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Old 12-19-03, 01:39 PM   #1
Avalanche325
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Handlebar lifespan

This was brought up on another thread.

I know that metal fatigues. And handlebars actually can take quite a bit of abuse. But, do they really need regulay replacement?

My MTB has an aluminum flat bar, Kore Litebar, that is about 6 tears old. I ride cross country and mountain fire roads. No hucking except for getting some air coming down the fire roads. This can be at 35+MPH and 2-4ft in the air. I am a 200 lb rider.

I went to my LBS to look at a new handlebar. Mentioned that I was just replacing it because it was old. The guy looked at me like I said that my head was going to fall off. So, I didn't change them.

Am I OK? Or, am I setting myself up to chew on my stem?
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Old 12-19-03, 02:00 PM   #2
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I think you are fine, i think the issue is with carbon bars. if it makes you feel better change them.
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Old 12-19-03, 08:49 PM   #3
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I think this: Snapped bars? was just a freak accident. I got a friend who's been riding the same bike for like 10 years no probs.
I guess its also a matter of how much force is taken by your arms vs knees when landing.
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Old 12-19-03, 09:05 PM   #4
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Quote:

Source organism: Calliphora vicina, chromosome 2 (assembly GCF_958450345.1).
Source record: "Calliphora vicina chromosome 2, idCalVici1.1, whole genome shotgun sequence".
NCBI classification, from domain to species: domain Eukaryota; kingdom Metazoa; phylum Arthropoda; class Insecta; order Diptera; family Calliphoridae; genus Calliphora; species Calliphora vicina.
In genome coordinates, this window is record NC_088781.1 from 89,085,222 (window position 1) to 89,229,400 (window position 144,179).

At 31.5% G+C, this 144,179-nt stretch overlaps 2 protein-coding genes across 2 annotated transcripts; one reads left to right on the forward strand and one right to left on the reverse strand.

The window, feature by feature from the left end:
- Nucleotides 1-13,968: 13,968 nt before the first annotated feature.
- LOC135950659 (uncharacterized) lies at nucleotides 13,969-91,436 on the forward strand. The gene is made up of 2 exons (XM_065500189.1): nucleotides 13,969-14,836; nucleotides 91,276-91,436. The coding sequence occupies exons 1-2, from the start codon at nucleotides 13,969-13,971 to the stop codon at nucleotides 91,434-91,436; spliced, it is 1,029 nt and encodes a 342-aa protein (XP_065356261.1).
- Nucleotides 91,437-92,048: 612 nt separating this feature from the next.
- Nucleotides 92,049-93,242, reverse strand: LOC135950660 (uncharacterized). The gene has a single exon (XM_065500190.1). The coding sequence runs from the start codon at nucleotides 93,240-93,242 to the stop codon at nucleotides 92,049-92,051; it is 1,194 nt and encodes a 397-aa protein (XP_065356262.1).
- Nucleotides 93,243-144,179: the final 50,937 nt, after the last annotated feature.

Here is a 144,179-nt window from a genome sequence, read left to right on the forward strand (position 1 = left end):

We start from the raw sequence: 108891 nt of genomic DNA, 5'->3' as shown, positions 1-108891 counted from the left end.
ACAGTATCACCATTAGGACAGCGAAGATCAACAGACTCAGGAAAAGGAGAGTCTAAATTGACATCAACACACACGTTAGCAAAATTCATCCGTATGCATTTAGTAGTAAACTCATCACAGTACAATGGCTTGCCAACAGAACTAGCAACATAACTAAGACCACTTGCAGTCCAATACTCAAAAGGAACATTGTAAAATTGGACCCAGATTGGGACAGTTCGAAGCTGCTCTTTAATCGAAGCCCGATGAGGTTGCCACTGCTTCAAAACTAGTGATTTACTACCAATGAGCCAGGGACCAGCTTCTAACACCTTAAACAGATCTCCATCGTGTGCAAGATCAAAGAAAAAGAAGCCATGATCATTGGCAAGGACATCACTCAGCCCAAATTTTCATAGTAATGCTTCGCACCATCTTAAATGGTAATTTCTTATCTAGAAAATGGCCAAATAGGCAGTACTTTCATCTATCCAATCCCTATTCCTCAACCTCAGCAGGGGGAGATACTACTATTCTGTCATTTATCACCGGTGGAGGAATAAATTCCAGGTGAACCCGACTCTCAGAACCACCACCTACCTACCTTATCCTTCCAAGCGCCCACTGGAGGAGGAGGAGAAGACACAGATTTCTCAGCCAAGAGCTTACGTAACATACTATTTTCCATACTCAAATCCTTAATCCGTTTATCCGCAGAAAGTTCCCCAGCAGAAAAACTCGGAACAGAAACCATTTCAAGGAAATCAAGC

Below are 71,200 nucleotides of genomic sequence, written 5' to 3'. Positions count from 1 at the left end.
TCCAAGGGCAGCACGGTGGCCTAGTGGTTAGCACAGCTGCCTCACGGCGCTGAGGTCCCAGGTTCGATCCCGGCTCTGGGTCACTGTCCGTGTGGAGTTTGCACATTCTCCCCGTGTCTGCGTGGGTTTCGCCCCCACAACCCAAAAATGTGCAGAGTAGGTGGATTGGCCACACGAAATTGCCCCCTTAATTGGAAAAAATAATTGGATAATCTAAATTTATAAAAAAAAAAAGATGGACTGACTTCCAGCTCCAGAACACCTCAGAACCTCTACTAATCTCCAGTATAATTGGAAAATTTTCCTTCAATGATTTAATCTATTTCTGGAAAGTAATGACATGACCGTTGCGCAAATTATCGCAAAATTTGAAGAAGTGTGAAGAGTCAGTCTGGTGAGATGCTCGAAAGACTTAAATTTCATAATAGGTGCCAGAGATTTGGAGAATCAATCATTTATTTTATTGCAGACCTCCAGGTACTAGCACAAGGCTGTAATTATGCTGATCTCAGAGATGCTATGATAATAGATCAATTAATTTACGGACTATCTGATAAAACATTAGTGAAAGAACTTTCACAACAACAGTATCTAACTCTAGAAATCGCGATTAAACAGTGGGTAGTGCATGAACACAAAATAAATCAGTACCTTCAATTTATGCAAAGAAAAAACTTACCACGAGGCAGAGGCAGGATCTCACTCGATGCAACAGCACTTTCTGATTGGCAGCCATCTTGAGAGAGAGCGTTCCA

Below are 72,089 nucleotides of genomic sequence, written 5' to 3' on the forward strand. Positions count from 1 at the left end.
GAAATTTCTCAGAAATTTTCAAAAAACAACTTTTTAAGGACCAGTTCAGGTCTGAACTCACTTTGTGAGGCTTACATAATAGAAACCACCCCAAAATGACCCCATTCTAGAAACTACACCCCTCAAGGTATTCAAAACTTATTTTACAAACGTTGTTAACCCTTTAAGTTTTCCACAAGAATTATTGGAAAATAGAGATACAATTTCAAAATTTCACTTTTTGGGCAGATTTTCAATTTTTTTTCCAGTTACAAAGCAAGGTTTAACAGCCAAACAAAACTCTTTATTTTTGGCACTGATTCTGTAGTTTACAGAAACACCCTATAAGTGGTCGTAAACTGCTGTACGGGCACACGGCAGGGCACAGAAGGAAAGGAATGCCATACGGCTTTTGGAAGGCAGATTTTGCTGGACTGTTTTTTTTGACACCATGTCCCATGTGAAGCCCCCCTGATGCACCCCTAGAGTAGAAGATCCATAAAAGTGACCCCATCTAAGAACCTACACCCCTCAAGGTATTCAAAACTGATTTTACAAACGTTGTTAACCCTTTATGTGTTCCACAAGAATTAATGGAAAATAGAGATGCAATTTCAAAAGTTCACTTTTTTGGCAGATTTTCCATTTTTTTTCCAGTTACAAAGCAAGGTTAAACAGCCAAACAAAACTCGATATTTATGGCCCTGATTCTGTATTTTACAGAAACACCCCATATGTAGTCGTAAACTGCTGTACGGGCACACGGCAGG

Originally Posted by djbowen1
I think you are fine, i think the issue is with carbon bars. if it makes you feel better change them.
If anything, carbon has a much higher fatigue life than metals. Barring scratches and high-speed impact/crashes, a carbon bar that's inspected often for signs of cracks and/or delamination should last as long as a bar of any other material. I've got a 5 year-old Easton CT2 flatbar on my MTB that's seen plenty of crashes and it shows no sign of trauma. One trick I use to check my CF components and frames is to establish some probe points and use a very sensitive ohmeter to check the resistance across multiple points. I keep track of these and if there's a change, I inspect the area for damage. CF will change resistivity when fibres break. This of course isn't a foolproof method but it can be used as a quick sentinel to trigger more thorough examination. Also, cleaning CF is always a good idea to make it easier to detect damage. Note that you can't probe directly on the surface of most CF, you need to do it at the edges. Actually I use metal inserted parts (dropouts, BB shell insert, seat-tube insert, head-tube insert, water-bottle mount holes, etc) as my measurement points for the frame. For the bars, I take off handlebar plugs and go end-to-end.
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Old 12-20-03, 12:55 AM   #5
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Most of the ultralight AL bars can weaken over time and some of those manufactures recommend replacing them every 2 years. As far as CF is concerned I had a friend that had a Look bar (on a road bike) that splintered while climbing a steep grade and my bike shop mechanic friend seen similar situtions-BUT only maybe 2 since they started selling them about 5 years ago; he has also seen CF forks break enough that he will not ride on them!